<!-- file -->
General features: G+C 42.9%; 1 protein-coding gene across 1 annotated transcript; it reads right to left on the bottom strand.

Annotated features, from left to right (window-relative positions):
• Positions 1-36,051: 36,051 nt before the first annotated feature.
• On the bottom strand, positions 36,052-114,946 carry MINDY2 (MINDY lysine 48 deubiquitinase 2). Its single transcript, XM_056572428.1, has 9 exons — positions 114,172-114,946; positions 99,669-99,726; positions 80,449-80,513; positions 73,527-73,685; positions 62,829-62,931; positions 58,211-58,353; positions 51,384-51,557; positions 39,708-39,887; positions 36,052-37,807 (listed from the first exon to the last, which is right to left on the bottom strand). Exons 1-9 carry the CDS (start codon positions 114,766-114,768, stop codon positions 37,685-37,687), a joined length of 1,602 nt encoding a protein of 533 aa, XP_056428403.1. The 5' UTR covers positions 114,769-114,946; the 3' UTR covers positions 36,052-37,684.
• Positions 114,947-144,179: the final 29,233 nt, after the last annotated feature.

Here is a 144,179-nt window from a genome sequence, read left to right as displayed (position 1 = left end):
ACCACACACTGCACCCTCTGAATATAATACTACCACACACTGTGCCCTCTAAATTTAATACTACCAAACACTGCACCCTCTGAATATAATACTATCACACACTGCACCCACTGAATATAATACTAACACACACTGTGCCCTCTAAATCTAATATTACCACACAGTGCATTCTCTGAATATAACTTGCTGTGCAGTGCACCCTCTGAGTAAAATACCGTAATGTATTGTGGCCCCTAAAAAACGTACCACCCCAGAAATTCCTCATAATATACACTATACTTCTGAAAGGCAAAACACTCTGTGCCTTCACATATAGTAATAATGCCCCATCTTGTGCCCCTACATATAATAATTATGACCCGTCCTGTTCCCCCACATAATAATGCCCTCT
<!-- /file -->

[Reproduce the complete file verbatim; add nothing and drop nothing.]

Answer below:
General features: G+C 42.9%; 1 protein-coding gene across 1 annotated transcript; it reads right to left on the bottom strand.

Annotated features, from left to right (window-relative positions):
• Positions 1-36,051: 36,051 nt before the first annotated feature.
• On the bottom strand, positions 36,052-114,946 carry MINDY2 (MINDY lysine 48 deubiquitinase 2). Its single transcript, XM_056572428.1, has 9 exons — positions 114,172-114,946; positions 99,669-99,726; positions 80,449-80,513; positions 73,527-73,685; positions 62,829-62,931; positions 58,211-58,353; positions 51,384-51,557; positions 39,708-39,887; positions 36,052-37,807 (listed from the first exon to the last, which is right to left on the bottom strand). Exons 1-9 carry the CDS (start codon positions 114,766-114,768, stop codon positions 37,685-37,687), a joined length of 1,602 nt encoding a protein of 533 aa, XP_056428403.1. The 5' UTR covers positions 114,769-114,946; the 3' UTR covers positions 36,052-37,684.
• Positions 114,947-144,179: the final 29,233 nt, after the last annotated feature.

Here is a 144,179-nt window from a genome sequence, read left to right as displayed (position 1 = left end):
ACCACACACTGCACCCTCTGAATATAATACTACCACACACTGTGCCCTCTAAATTTAATACTACCAAACACTGCACCCTCTGAATATAATACTATCACACACTGCACCCACTGAATATAATACTAACACACACTGTGCCCTCTAAATCTAATATTACCACACAGTGCATTCTCTGAATATAACTTGCTGTGCAGTGCACCCTCTGAGTAAAATACCGTAATGTATTGTGGCCCCTAAAAAACGTACCACCCCAGAAATTCCTCATAATATACACTATACTTCTGAAAGGCAAAACACTCTGTGCCTTCACATATAGTAATAATGCCCCATCTTGTGCCCCTACATATAATAATTATGACCCGTCCTGTTCCCCCACATAATAATGCCCTCT